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AI could help reduce alcohol-related risks in surgery patients



Using AI to scan surgery patients’ medical records for signs of risky drinking might help spot those whose alcohol use raises their risk of problems during and after an operation, a new study suggests.

The AI record scan tested in the study could help surgery teams know in advance which patients may need more education about such risks, or treatment to help them reduce their drinking or stop drinking for a period of time before and after surgery.

The University of Michigan research shows that using a form of AI called natural language processing to analyse a patient’s entire medical record can spot signs of risky drinking documented in their charts, such as in doctor’s notes, even when they don’t have a diagnosis of an alcohol problem.

Senior author Anne Fernandez, Ph.D. is an addiction psychologist at the U-M Addiction Center and Addiction Treatment Services and an associate professor of psychiatry.

The researche said: “Given the excess surgical risk that can arise from even a moderate amount of daily alcohol use, and the challenges of implementing robust screening and treatment in the pre-op period, it’s vital that we explore other options for identifying patients who could most benefit from reducing use by themselves or with help, beyond those with a recorded diagnosis.”

The research team trained their AI model by letting it review 100 anonymous surgical patients’ records to look for risky drinking signs, and comparing its classifications with those of expert human reviewers.

Overall, the AI model matched the human expert classification most of the time.

The AI model found signs of risky drinking in the notes of 87 per cent of the patients who experts had identified as risky drinkers.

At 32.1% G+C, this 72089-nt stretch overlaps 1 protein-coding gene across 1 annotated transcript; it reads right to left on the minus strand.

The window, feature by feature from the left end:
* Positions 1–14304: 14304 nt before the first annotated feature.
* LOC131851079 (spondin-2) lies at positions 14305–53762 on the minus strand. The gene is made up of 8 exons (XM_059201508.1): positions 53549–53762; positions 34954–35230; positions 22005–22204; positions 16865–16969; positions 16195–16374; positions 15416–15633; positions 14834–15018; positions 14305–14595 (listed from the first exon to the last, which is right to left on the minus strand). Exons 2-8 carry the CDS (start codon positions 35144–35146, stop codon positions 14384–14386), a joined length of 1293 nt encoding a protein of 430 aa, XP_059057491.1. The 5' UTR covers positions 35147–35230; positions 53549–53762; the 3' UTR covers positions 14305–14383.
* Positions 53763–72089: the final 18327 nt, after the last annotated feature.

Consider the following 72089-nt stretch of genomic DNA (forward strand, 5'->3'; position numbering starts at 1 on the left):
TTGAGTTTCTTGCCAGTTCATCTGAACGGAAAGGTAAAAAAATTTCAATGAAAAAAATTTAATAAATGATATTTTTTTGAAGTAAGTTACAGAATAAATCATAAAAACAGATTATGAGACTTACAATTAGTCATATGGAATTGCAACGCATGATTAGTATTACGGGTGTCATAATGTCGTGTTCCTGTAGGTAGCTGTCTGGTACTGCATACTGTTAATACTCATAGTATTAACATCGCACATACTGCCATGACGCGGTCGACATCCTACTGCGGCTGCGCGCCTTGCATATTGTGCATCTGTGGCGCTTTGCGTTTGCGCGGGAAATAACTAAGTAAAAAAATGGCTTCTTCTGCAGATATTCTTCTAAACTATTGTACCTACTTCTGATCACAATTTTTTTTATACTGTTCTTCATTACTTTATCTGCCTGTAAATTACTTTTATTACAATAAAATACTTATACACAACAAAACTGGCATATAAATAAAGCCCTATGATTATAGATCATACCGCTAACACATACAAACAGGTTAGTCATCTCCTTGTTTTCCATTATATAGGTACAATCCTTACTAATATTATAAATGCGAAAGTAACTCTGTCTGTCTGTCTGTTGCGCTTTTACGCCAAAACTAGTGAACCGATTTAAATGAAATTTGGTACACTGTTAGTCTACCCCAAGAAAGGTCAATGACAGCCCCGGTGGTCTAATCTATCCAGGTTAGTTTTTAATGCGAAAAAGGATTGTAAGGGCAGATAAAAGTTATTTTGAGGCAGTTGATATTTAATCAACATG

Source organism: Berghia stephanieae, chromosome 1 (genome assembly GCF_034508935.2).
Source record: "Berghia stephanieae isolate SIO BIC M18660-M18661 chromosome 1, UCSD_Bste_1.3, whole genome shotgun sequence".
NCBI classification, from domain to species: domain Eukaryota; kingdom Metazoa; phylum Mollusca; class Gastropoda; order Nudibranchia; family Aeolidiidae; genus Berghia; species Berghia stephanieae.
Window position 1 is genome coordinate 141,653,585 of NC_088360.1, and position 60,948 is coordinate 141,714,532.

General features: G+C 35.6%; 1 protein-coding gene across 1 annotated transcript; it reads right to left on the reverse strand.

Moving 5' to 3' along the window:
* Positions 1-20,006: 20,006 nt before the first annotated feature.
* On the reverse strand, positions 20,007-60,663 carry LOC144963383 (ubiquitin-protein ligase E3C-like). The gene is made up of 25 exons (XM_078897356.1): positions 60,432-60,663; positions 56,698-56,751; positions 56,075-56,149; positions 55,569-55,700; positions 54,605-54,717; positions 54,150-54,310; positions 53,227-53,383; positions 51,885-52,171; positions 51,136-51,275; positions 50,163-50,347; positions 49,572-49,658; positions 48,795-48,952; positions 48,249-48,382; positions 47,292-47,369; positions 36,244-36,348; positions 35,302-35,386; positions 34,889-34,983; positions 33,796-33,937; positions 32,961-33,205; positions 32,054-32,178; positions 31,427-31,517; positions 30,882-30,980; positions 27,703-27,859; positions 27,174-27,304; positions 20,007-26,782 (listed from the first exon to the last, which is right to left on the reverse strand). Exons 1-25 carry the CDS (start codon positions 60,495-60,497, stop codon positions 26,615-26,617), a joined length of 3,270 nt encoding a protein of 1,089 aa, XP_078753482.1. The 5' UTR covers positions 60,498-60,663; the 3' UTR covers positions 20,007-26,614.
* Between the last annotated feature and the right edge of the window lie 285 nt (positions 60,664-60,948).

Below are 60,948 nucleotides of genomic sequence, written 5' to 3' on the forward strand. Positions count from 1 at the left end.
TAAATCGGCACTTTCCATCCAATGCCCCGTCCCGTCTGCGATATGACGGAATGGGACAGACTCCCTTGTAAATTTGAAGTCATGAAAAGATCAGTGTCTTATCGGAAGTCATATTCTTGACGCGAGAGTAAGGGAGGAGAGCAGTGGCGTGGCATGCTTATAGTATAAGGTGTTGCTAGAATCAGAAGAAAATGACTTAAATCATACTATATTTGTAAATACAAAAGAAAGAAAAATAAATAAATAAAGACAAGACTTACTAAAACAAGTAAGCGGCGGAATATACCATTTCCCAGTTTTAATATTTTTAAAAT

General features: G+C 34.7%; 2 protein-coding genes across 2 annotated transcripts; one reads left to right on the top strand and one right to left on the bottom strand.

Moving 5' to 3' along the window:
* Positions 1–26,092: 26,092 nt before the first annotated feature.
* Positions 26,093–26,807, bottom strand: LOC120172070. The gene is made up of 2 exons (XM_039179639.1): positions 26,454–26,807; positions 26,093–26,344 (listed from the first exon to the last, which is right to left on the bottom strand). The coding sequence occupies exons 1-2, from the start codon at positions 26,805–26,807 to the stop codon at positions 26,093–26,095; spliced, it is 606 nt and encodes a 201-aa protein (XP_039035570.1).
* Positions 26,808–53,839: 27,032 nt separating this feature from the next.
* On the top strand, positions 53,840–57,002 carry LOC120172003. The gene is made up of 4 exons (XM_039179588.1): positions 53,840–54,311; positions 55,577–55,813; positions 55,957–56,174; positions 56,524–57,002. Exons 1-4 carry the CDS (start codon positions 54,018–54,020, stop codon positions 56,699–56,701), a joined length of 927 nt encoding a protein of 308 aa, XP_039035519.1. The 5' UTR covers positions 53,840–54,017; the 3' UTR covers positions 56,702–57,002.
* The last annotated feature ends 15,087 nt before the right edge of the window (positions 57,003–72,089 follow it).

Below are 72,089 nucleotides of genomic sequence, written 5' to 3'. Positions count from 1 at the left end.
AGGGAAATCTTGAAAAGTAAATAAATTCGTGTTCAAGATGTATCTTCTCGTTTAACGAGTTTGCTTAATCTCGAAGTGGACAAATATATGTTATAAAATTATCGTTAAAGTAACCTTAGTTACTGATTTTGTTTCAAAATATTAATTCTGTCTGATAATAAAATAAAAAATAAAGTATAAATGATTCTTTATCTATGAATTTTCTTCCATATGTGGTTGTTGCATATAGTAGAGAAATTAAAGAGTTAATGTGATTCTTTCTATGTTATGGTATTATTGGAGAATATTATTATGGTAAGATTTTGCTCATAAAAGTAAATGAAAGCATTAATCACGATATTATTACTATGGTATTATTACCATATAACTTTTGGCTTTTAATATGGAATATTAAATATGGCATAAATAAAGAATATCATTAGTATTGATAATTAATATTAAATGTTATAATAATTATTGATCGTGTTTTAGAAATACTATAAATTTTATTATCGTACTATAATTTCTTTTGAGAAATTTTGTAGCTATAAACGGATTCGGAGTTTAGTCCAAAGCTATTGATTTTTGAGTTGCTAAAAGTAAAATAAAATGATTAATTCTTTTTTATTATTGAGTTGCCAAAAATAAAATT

Meanwhile, only 29 per cent of these patients had a diagnosis code related to alcohol in their list of diagnoses, so many patients with higher risk for complications would have slipped under the radar for their surgical team.

The research team then allowed the AI model to review more than 53,000 anonymous patient medical records compiled through the Michigan Genomics Initiative.

The AI model identified three times more patients with risky alcohol use through the full-text search than the researchers found using diagnosis codes.

In all, 15 per centof patients met criteria via the AI model, compared to 5 per cent via diagnosis codes.

V. G. Vinod Vydiswaran, Ph.D. is lead author of the new paper and an associate professor of learning health sciences at the U-M Medical School.

The researcher said: “This evaluation of natural language processing to identify risky drinking in the records of surgical patients could lay the groundwork for efforts to identify other risks in primary care and beyond, with appropriate validation.

“Essentially, this is a way of highlighting for a provider what is already contained in the notes made by other providers, without them having to read the entire record.”

The new data suggest that surgical clinics that simply review the diagnosis codes listed in their incoming patients’ charts, and flag ones such as alcohol use disorder, alcohol dependence or alcohol-related liver conditions, would be missing many patients with an elevated risk.

The new study used the NLP form of AI not to generate new information, but to search for clues in the pages and pages of provider notes and data that make up a person’s entire medical record.

After validation, the tool could potentially be run on a patient’s record before they are seen in a pre-operative appointment and identify their risk level, Vydiswaran said.

Meanwhile, Fernandez is leading an effort to test a virtual coaching approach to help people scheduled for surgery understand the risks related to their level of drinking and support them in reducing their intake.

The researcher said: “Our goal is to identify people who may be in need of more treatment services, including medication for alcohol use disorder and support during their surgical recovery when alcohol abstinence is necessary.

“We are not aiming to replace the due diligence every provider must do, but to prompt them to talk with patients and get more information to act upon.

“These AI tools can do amazing things, but it’s important we use them to do things that could save time for busy clinicians, whether that’s related to alcohol or to drug use, disordered eating, or other chronic conditions.

“And if we are going to use them to spot potential issues, we need to be ready to offer treatment options too.”

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